CYRIL AND METHODIUS BROTHERHOOD. Secret society established in December 1845-January 1846 in Kyiv at the initiative of Mykola Kostomarov. The aim of the society was to transform the social order according to the Christian principles of justice, freedom, equality, and brotherhood. It proposed a series of reforms: (1) abolition of serfdom and equality of rights for all estates, (2) equal opportunity for all Slavic nations to develop their national language and culture, (3) education for the broad masses of the people, and (4) unification of all Slavs in the spirit of the Slavophilism of the time in a federated state in which Ukraine would play a leading role. Kyiv was to be the capital of the federation and the seat of the all-Slavic diet. Among others, the following individuals belonged to the brotherhood: Kostomarov, Vasyl Bilozersky, Oleksander Navrotsky, Mykola Hulak, Dmytro Pylchykov, O. Petrov, Panteleimon Kulish, Opanas Markovych, Yurii Andruzky, Ivan Posiada, Mykola Savych, and Taras Shevchenko. The basic documents in which the ideas and program of the society are formulated are Knyhy bytiia ukrains'koho narodu (Books of the Genesis of the Ukrainian People) and Ustav Slov'ians'koho tovarystva sv Kyryla i Metodiia. Holovni idei (The Statute of the Slavic Society of SS Cyril and Methodius: Its Main Ideas), both written by Kostomarov, and a memorandum to the statute written by Vasyl Bilozersky. These documents and the society's activities were deeply influenced not only by the ideas of the Ukrainian renaissance of the first half of the 19th century, particularly by Istoriia Rusov (History of the Rus' People), but also by European romanticism. The Decembrist movement and Pan-Slavism also had some influence on the society's outlook...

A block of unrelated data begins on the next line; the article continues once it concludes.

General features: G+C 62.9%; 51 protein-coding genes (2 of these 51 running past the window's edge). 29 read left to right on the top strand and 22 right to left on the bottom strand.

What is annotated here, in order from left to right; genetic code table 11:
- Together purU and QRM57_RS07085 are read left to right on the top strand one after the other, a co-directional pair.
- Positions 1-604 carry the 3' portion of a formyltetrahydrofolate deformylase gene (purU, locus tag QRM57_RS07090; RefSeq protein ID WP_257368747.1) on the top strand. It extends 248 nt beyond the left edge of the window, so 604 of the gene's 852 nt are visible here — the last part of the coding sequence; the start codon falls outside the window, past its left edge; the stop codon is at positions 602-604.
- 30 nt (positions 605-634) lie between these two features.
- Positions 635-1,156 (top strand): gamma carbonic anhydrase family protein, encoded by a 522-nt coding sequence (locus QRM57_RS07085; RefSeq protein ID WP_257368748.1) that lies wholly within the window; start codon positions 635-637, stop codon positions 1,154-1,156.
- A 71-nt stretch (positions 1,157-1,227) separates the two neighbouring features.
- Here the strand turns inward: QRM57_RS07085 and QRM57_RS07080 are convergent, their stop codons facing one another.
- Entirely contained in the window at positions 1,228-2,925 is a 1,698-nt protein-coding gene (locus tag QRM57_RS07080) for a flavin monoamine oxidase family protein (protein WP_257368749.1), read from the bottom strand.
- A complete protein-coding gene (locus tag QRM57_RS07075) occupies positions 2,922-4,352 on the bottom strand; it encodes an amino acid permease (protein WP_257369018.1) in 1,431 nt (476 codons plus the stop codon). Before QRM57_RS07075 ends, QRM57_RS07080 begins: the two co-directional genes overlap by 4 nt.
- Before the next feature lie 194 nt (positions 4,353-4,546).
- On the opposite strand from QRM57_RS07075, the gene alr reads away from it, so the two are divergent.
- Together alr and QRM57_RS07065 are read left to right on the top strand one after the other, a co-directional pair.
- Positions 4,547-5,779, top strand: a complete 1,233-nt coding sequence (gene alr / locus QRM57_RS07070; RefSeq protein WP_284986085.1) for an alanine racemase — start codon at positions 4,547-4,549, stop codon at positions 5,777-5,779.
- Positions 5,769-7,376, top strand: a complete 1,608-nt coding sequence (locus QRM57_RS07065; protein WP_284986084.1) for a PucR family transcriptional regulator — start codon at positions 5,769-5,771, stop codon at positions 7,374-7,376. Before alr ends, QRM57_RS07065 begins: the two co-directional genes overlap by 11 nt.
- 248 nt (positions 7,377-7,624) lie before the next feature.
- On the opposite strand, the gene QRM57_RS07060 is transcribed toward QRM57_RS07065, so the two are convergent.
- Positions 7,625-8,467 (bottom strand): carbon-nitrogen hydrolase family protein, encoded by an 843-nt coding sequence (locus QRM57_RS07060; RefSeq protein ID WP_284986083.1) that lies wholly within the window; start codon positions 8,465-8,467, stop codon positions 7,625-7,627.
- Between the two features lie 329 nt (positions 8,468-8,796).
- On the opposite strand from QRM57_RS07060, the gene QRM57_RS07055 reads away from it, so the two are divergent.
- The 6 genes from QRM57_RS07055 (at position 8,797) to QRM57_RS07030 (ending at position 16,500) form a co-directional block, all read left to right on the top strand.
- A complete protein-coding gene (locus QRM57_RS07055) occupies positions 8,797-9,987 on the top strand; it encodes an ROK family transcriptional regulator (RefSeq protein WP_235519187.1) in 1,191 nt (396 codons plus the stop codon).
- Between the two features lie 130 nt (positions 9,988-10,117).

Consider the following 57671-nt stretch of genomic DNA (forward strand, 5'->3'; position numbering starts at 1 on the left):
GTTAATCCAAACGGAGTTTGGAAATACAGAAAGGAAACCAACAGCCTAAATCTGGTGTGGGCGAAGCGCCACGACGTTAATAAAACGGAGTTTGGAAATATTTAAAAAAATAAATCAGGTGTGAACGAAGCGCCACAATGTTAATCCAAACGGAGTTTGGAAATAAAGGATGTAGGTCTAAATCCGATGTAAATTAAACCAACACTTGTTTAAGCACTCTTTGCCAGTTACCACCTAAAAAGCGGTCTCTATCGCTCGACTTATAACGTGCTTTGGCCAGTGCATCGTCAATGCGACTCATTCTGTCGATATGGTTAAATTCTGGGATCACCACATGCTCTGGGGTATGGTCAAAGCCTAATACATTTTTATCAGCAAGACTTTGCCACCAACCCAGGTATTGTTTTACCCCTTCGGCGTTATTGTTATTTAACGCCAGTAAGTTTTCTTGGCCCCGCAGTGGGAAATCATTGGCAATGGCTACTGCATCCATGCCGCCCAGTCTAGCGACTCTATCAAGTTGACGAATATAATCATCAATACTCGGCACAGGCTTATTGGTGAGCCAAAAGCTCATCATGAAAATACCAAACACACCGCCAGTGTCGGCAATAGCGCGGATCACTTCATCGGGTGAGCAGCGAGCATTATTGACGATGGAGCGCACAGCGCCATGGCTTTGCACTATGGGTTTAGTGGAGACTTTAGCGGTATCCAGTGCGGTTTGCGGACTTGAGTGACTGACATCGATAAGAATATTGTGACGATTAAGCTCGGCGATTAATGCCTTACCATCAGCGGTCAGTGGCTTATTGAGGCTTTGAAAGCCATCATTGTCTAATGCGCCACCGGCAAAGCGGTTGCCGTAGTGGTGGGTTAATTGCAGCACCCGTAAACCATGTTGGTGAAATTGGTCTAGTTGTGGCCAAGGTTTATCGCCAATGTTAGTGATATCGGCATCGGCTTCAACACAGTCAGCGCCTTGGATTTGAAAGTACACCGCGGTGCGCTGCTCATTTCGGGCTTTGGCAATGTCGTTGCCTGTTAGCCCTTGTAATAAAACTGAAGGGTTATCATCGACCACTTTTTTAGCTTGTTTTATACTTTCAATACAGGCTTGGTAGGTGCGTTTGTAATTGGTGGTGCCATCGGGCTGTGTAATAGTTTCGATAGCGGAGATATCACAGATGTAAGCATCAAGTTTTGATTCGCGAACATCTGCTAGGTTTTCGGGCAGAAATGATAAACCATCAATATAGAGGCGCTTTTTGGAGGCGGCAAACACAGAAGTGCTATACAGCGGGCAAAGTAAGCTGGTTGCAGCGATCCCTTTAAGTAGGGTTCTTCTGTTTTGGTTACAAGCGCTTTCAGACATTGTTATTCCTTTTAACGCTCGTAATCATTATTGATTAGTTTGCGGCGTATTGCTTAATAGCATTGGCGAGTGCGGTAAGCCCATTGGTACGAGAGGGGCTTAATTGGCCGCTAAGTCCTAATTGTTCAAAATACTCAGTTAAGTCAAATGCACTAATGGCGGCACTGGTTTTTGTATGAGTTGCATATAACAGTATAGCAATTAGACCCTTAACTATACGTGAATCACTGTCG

Cyril and Methodius Brotherhood


VOVCHOK, MARKO (pseud of Mariia Vilinska), b 22 December 1834 in Ekaterininskoe, Orel gubernia, Russia, d 10 August 1907 in Nalchik, Caucasia. Writer. In 1851 she married Opanas Markovych, who had been a member of the Cyril and Methodius Brotherhood, and moved from Orel to Ukraine. From 1851 to 1858 she lived in Chernihiv, Kyiv, and Nemyriv and studied the Ukrainian language and Ukrainian traditions and folklore and wrote Narodni opovidannia (Folk Stories), which was published in 1857. It met with immediate acclaim in Ukrainian literary circles, particularly from Taras Shevchenko and Panteleimon Kulish, and in Russia (it was translated into Russian and edited by Ivan Turgenev). In 1859, after a short stay in Saint Petersburg, Vovchok moved to Germany. She spent some time in Switzerland, England, and Italy but stayed the longest in Paris. In 1862 a two-volume edition of Narodni opovidannia was published, and individual works were published in journals in Russia and the Austrian-ruled Galicia. From 1867 to 1878 Vovchok lived in Saint Petersburg, where owing to the prohibition against the Ukrainian language she wrote and translated for Russian journals. From 1878 Vovchok lived in Subcaucasia, and in 1885-93 in Kyiv gubernia, where she continued her work on Ukrainian folklore and a dictionary. At the beginning of the 1900s she renewed her contact with Ukrainian publishers. Elements of realism appear mainly in her short stories about Ukrainian peasants living under serfdom and about the difficult plight of women. Other works continue the tradition of ethnographic romanticism and are typified by strong characters and willful heroes...

Marko Vovchok

The preparation, editing, and display of the IEU entries about Taras Shevchenko, Panteleimon Kulish, and the Ukrainian Romantic literature were made possible by the financial support of the SENIOR CITIZENS HOME OF TARAS H. SHEVCHENKO (WINDSOR) INC. FUND at the Canadian Institute of Ukrainian Studies.